Tag Archives: art
Posted on 27. Jun, 2010 by Tim Stoner.
But what if the film (or painting or novel) you are working on never mentions Jesus, or if it does, it is as an expletive? What if it does not proclaim the Gospel? What if it depicts evil straightforwardly and has barely a glimmer of hope? Why waste your time? Why not simply preach a sermon?
The disciples wondered the same thing. They got frustrated at all the confusing and oblique parables Jesus told. Like conservative Christians today, they wanted to know, why bother? So Jesus had to give them a lesson on mystery, on what to aim for if you want to impact a jaded or suspicious (i.e, a postmodern) audience. And, in doing so gave us an apologetic for art.
Posted on 25. Oct, 2009 by Tim Stoner.
Andras Visky, Hungary’s leading playwright, admits readily that he does struggle with the (seeming) absence of God. After all, that was the main theme of his play Juliet: A Dialogue About Love, which I went to see with my wife and son, Jonathan. He does not argue the point with his Eastern European, atheist, artiste friends: “He is absent”, he concurs. If you have lived through the Holocaust and its aftermath in Stalin’s Gulag, you don’t argue, you concede. He went on to describe our current cultural reality as being like DaVinci’s The Lord’s Supper with the central figure erased. Then he said something startling: “The goal of [my] art is to call God back. It is an attempt to try and force him to return”.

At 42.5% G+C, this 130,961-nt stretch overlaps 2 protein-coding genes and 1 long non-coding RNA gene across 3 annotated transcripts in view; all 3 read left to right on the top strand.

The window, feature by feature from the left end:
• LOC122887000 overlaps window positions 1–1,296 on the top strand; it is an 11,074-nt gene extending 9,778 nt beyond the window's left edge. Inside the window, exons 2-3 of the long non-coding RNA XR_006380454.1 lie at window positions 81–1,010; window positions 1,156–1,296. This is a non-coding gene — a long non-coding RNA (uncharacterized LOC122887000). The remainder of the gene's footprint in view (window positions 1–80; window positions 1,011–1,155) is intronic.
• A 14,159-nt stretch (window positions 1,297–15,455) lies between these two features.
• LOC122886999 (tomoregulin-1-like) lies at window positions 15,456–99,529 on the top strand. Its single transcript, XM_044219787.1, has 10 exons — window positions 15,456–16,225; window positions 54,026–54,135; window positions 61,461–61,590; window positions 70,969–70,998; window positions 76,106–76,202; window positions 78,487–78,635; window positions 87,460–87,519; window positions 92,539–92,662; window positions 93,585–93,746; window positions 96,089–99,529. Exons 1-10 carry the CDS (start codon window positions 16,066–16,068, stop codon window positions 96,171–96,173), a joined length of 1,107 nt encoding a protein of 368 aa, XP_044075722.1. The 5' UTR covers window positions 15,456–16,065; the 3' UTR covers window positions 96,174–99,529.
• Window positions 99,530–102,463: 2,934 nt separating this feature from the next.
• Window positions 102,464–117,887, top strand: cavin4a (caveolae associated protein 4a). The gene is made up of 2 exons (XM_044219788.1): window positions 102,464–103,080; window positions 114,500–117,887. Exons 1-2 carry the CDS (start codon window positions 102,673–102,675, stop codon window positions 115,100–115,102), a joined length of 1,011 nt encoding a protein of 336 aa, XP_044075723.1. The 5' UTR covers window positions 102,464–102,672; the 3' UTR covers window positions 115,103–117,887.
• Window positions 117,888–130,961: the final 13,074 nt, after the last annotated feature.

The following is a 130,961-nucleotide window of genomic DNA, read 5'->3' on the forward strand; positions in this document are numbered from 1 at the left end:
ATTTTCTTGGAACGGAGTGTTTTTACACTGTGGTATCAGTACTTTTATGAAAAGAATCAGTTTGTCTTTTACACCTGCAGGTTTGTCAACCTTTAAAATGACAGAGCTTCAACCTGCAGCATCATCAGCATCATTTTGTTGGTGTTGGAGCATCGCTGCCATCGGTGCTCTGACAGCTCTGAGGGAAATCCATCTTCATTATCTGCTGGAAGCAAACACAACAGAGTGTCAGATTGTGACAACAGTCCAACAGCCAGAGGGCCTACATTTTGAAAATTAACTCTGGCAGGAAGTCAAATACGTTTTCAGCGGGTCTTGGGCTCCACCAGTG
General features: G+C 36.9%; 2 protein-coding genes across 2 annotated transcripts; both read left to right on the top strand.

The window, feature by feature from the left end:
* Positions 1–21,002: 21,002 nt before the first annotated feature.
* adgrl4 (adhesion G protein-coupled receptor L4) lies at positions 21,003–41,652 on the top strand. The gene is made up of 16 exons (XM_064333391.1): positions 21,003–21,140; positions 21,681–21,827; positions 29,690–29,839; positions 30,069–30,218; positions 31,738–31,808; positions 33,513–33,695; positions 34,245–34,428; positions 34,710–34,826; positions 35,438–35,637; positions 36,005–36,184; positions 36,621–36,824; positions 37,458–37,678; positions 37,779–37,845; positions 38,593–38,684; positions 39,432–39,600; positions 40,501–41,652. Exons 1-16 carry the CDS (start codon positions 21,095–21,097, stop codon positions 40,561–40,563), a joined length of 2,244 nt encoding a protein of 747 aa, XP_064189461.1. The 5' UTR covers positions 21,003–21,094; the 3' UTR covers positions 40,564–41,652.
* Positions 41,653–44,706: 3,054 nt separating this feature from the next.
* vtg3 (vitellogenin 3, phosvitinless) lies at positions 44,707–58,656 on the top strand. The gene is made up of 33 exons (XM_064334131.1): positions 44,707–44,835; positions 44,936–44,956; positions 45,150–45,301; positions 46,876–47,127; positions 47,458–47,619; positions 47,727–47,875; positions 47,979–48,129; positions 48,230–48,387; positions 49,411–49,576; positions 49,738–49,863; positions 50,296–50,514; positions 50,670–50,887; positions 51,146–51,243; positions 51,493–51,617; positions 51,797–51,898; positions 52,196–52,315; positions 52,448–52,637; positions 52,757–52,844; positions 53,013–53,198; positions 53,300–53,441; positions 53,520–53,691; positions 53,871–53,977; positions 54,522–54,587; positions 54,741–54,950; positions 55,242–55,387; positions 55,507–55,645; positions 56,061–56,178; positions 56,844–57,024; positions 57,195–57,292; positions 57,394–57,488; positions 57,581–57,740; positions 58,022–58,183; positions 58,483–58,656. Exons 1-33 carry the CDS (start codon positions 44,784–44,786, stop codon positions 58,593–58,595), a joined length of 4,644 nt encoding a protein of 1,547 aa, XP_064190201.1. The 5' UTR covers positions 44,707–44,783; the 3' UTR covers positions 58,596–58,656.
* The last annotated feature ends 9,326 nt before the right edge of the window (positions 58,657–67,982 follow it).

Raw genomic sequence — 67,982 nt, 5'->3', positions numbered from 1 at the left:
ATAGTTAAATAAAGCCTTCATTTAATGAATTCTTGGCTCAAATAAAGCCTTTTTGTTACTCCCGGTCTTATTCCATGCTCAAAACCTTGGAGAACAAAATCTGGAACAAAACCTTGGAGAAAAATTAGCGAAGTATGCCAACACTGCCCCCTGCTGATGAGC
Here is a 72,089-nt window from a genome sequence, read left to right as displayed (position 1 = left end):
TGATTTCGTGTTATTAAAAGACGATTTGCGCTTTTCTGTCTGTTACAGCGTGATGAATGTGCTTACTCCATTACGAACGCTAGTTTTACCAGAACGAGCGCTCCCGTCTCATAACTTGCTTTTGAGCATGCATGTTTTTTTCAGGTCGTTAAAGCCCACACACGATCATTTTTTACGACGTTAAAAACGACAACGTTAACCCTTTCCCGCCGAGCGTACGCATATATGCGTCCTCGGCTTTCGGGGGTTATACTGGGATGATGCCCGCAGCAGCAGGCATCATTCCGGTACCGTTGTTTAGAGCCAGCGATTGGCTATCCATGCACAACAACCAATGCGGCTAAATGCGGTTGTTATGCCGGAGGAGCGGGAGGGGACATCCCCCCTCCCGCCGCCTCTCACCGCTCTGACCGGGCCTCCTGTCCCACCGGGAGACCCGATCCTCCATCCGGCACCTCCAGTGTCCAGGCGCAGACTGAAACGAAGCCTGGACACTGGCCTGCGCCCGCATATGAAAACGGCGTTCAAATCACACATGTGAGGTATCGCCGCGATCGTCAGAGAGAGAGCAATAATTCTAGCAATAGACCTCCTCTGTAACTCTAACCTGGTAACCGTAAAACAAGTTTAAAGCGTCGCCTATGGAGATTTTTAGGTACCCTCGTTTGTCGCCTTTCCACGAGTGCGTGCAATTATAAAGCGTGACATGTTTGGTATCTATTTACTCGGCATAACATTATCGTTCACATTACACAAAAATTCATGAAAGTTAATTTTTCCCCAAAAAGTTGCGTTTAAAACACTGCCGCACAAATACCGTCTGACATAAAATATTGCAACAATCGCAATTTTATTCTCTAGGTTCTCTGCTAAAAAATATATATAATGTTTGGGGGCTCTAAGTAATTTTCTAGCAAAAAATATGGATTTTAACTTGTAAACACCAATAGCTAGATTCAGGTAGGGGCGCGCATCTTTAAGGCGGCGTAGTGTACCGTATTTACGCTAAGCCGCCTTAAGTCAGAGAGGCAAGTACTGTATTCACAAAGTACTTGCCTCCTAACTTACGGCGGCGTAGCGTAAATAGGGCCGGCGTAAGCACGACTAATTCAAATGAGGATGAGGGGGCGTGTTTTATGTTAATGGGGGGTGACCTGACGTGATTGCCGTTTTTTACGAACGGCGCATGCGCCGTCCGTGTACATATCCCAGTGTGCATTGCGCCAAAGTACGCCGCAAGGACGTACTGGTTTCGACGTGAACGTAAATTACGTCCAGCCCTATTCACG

Posted on 02. Jul, 2009 by Tim Stoner.
Are we to pretend the bad and the gruesome and the ugly don’t exist? Or is it the task of the Christian artist to show how God is present and or pitches His tent in the middle of the awful? That He is there in the bloody awful terror and loss of starvation, of disease, of war? Is an aspect of our calling to look fiercely and unflinchingly into and through the unbeautiful to expose the mystery of God hidden in the darkness; grace breaking out like a song on the bruised lips of a battered child?
Posted on 17. Jun, 2009 by Tim Stoner.
My childhood struggle with stuttering and my discovery of the holy, unsentimental love of God kicks starts this autobiographical evaluation of “hot” issues facing thinking Christians. This leads to Velvet Rembrandts: why we don’t get to repaint every theological painting in the attic, then winds around to discussing how God can be Good, but not so Nice or Safe, and how Jesus is both compelling, troubling and heroic. Chapters on sex, and my friendship with a homosexual colleague dying of AIDS lead to pondering the role of art and beauty. I conclude with an honest look at the inevitability of final judgment, and, finally, our inconsolable, not so secret, longing for Father and Home.
Woven throughout is a critique of the basic assumptions and core values of Emergent theology. This is not a diatribe. My goal is to offer a biblical and cultural-current evaluation of its dangerous drift while also celebrating where it gets it right.